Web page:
Despite years of attention, the built environment sector has failed to achieve anything like gender parity....
This is one of the - unsurprising - conclusions of The Equilibrium Network's recent report into this hot topic.
Trends found in international and cross-industry studies show that there is a correlation between a greater number of women on boards and company's financial performance.
This report provides a positive, performance-based argument for increasing gender diversity within the UK built environment, at board level and throughout the pipeline, and reveals the extent to which there are opportunities for real improvements in the sector.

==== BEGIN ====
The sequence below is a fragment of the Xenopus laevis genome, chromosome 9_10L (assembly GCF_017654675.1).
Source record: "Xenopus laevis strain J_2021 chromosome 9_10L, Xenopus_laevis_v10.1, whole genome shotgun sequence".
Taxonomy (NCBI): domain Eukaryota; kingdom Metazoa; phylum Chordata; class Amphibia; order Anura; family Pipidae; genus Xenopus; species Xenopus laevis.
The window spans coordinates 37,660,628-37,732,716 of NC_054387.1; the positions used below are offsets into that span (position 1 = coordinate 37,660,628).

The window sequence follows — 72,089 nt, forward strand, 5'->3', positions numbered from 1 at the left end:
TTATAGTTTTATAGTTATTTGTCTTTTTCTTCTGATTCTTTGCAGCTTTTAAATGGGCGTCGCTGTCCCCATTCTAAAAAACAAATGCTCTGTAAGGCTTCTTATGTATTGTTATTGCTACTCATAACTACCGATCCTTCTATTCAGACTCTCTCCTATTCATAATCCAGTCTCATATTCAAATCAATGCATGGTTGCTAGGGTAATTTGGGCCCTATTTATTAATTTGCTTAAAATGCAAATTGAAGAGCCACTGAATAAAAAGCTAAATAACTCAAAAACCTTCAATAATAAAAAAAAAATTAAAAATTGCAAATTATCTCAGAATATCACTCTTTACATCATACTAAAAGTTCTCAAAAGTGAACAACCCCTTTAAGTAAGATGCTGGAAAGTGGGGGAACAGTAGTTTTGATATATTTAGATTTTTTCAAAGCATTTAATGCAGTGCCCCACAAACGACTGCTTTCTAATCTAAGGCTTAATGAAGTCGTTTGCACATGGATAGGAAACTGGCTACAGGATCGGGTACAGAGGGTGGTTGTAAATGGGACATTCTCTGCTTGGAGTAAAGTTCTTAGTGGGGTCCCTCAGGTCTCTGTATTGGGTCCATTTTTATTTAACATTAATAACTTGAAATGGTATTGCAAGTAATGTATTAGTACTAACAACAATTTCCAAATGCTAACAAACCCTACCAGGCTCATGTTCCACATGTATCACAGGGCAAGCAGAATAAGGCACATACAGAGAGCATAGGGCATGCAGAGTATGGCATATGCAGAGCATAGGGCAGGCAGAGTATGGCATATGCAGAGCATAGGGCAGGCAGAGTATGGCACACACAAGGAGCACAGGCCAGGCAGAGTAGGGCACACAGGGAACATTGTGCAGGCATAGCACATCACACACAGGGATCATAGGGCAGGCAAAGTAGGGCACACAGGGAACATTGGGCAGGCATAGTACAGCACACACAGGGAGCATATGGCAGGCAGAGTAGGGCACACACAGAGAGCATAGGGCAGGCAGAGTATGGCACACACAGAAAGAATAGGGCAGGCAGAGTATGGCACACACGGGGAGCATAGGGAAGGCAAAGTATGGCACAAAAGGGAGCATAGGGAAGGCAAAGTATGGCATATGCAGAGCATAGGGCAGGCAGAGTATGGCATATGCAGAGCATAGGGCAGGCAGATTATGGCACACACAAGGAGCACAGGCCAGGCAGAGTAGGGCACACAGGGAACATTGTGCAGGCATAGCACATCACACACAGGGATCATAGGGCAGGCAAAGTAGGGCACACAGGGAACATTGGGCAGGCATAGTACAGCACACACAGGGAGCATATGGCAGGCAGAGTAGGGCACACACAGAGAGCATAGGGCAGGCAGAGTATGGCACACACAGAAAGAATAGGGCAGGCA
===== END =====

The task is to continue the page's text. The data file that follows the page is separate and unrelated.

However, the report has had to rely primarily on non-built environment companies for evidence of the benefits of gender parity, due to lack of publically available data from within the built environment sector itself. It therefore also reveals the acute lack of transparency in, and understanding of, gender diversity within built environment firms.
The report concludes that, the absence of standardised monitoring of gender data has contributed to the distinct lack of change in gender balance apparent over the last ten years.
In order to alleviate predicted severe skills shortages, to improve the sector's image, and to increase profits, it is critical that this situation is changed.
To find out more and request a copy of the full report please visit the research page of The Equilibrium Network website.